Question: My client is a retiree over the age of 65. She continues to get health care benefits as part of her pension package. She is also a dual eligible, enrolled in Medicaid as well as Medicare. Does she need to enroll in Medicare Part D? What happens to her retiree health benefits if she enrolls in Part D? What happens if she decides not to enroll in Part D benefits?
Answer: As a dual eligible, your client will be automatically enrolled in a Medicare Part D plan. However, if she has ?creditable? prescription drug coverage through her retiree benefits, she can maintain that drug coverage and choose to disenroll from the Medicare Part D plan in which she was autoenrolled. If she decides to participate in Part D, she may lose her retiree prescription drug coverage or all of her retiree health benefits. If the entity providing drug benefits chooses to act as a Part D plan sponsor, contract with a Part D plan or pay her Part D premiums, the client may be able to maintain her current health care coverage and participate in a Medicare Part D plan.
Beginning January 1, 2006, Medicare will provide payment for outpatient prescription drugs to thirty-five million Americans, including six million seniors and individuals with disabilities who are dually eligible for Medicaid and Medicare benefits. Authorization for this change came from the Medicare Prescription Drug Improvement and Modernization Act of 2003.1 While initiating a prescription drug benefit under Medicare, the Medicare Modernization Act (MMA) also terminates federal funding of Medicaid prescription drug coverage for drugs available to dual eligibles under the Medicare drug benefit.2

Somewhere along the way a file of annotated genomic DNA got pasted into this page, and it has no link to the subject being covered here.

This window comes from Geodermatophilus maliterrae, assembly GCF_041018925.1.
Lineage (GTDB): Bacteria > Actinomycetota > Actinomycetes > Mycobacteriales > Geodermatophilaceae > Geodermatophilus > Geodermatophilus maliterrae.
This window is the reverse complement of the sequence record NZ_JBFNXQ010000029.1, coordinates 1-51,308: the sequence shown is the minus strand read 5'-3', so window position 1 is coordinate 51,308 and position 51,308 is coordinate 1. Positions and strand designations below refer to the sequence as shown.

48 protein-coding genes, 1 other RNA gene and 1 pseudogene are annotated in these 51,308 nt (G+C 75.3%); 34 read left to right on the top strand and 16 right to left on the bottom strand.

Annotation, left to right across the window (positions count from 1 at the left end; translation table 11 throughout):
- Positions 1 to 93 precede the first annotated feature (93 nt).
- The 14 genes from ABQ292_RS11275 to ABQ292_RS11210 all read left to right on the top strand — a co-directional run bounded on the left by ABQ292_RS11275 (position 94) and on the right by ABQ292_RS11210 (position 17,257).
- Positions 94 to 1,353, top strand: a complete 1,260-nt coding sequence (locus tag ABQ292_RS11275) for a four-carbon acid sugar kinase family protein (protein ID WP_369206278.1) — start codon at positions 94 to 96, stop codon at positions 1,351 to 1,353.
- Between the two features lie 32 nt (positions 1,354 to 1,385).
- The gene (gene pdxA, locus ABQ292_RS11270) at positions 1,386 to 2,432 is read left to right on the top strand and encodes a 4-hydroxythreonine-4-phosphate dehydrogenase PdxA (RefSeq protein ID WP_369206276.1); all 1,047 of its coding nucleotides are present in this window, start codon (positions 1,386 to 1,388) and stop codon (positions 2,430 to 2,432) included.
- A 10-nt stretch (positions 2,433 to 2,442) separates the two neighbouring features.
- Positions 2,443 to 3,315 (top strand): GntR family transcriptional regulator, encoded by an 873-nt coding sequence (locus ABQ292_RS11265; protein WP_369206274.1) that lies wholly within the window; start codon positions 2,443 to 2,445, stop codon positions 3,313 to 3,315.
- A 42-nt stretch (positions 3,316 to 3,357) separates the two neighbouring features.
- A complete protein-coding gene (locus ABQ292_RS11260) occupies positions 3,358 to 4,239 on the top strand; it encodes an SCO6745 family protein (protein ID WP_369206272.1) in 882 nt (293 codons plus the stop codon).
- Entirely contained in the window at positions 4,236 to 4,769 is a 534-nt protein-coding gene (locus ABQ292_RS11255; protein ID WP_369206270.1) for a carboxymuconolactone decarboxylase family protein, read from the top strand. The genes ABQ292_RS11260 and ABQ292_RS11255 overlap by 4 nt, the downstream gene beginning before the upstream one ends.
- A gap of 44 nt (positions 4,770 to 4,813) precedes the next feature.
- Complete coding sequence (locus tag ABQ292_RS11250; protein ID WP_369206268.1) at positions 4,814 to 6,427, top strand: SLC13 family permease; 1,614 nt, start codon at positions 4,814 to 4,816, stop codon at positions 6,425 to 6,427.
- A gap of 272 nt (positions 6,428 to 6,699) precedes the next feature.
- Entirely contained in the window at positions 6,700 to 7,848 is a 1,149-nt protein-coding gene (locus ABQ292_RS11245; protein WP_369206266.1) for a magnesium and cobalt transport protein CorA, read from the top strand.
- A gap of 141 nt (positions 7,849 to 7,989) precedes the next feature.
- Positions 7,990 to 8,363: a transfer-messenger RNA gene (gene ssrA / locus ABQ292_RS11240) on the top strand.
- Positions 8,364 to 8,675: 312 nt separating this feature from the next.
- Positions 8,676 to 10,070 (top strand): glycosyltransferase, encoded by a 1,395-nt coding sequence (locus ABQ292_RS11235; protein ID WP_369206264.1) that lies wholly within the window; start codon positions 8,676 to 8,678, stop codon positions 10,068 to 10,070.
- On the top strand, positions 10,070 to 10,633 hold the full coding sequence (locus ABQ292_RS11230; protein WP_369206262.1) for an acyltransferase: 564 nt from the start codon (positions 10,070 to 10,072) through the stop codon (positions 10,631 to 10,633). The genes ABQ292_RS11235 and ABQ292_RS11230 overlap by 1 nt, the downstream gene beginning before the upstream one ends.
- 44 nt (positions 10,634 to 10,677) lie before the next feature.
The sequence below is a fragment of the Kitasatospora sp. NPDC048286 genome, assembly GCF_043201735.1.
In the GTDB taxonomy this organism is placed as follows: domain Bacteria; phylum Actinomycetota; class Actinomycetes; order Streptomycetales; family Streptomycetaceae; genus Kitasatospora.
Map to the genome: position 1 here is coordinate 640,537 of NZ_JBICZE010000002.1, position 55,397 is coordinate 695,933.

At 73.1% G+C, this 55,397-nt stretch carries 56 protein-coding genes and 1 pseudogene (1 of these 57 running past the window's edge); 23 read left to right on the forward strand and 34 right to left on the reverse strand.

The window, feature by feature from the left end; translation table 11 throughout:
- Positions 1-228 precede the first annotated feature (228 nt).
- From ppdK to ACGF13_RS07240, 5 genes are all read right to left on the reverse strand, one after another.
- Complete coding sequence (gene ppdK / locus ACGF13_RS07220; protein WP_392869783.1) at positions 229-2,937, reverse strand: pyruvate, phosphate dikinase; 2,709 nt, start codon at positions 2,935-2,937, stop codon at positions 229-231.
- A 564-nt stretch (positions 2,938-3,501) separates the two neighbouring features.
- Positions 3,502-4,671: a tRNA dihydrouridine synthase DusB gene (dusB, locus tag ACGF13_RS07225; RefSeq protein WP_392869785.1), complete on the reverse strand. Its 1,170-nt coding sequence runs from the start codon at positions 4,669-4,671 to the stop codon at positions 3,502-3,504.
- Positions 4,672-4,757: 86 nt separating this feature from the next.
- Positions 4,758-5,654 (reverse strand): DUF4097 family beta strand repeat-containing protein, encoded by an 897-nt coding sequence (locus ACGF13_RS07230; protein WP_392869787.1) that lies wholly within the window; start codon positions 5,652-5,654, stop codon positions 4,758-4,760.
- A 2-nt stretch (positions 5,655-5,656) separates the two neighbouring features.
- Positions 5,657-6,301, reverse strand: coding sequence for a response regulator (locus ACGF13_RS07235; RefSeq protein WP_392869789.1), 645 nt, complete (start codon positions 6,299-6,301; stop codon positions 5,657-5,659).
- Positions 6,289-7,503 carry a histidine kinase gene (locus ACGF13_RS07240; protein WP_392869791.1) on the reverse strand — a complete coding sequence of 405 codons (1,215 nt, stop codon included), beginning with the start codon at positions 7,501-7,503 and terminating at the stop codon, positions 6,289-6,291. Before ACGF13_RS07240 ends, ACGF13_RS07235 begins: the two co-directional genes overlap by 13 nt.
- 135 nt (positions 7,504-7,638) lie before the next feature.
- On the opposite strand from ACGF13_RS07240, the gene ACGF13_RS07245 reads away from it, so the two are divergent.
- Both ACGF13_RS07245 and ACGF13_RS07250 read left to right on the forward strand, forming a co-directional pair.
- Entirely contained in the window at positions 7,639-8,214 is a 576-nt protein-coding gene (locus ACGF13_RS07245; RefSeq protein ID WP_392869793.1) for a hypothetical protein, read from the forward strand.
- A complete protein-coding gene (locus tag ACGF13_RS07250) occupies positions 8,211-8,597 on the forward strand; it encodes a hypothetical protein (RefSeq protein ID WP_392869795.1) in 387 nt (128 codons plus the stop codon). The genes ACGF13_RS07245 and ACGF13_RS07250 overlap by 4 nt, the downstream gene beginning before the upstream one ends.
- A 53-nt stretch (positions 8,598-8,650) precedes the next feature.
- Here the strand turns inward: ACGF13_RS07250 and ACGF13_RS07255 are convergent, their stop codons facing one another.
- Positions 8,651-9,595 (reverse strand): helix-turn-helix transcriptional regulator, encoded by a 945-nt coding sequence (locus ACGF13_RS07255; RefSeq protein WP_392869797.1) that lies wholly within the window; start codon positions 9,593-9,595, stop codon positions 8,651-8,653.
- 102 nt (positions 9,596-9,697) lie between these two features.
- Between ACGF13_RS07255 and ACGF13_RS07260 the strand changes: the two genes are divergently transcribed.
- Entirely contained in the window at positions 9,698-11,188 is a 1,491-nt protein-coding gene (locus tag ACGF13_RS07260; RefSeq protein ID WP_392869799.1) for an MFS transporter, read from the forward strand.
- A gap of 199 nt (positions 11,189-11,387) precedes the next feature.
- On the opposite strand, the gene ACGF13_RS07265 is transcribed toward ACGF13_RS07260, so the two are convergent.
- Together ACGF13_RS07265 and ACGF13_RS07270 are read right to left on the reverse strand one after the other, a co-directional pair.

Medicare Part D, as the prescription drug benefit is called, will provide coverage of medications through private prescription drug plans. Plans will determine which drugs to cover and will have broad flexibility, beyond certain federal requirements and guidance, to choose which drugs to nclude in their formularies.3 While Medicare Part D will pay for prescription drugs, most beneficiaries are likely to have significant cost-sharing obligations, including premiums, deductibles and copayments.
Dual eligibles and other low-income Medicare beneficiaries may receive subsidies to pay many of these costs.4 The low-income subsidy, referred to by Centers for Medicare and Medicaid Services (CMS) as ?extra help,? will pay most of their premiums and deductibles. However, low-income beneficiaries will have to pay copayments out-of-pocket.
Creditable Coverage: Definition and Types
Individuals who are eligible for Medicare Part D benefits and who also have other sources of prescription drug coverage need to determine if their current prescription drug benefits are considered ?creditable,? or as good as the new Medicare prescription drug benefit.
According to the Medicare regulations, coverage is ?creditable? if
the actuarial value of the coverage equals or exceeds the actuarial value of standard prescription coverage under Medicare Part D, as demonstrated through the use of generally accepted actuarial principles and in accordance with CMS actual guidelines. 5
The following types of prescription drug coverage have been deemed to be ?creditable? for Medicare Part D purposes.6 They include
- a prescription drug plan or MA-PD plan7
- Medicaid coverage
- qualified group health plan, including Federal Employee Health Benefits (FEHB)
- qualified retiree drug plan
- state pharmaceutical assistance program (SPAP)
- veterans prescription drugs coverage
- prescription drug coverage under a Medicare supplemental policy (Medigap)8
- military coverage, including TRICARE
- other coverage deemed appropriate by the Secretary of Health and Human Services.9
Text has been truncated. For full publication text, download document.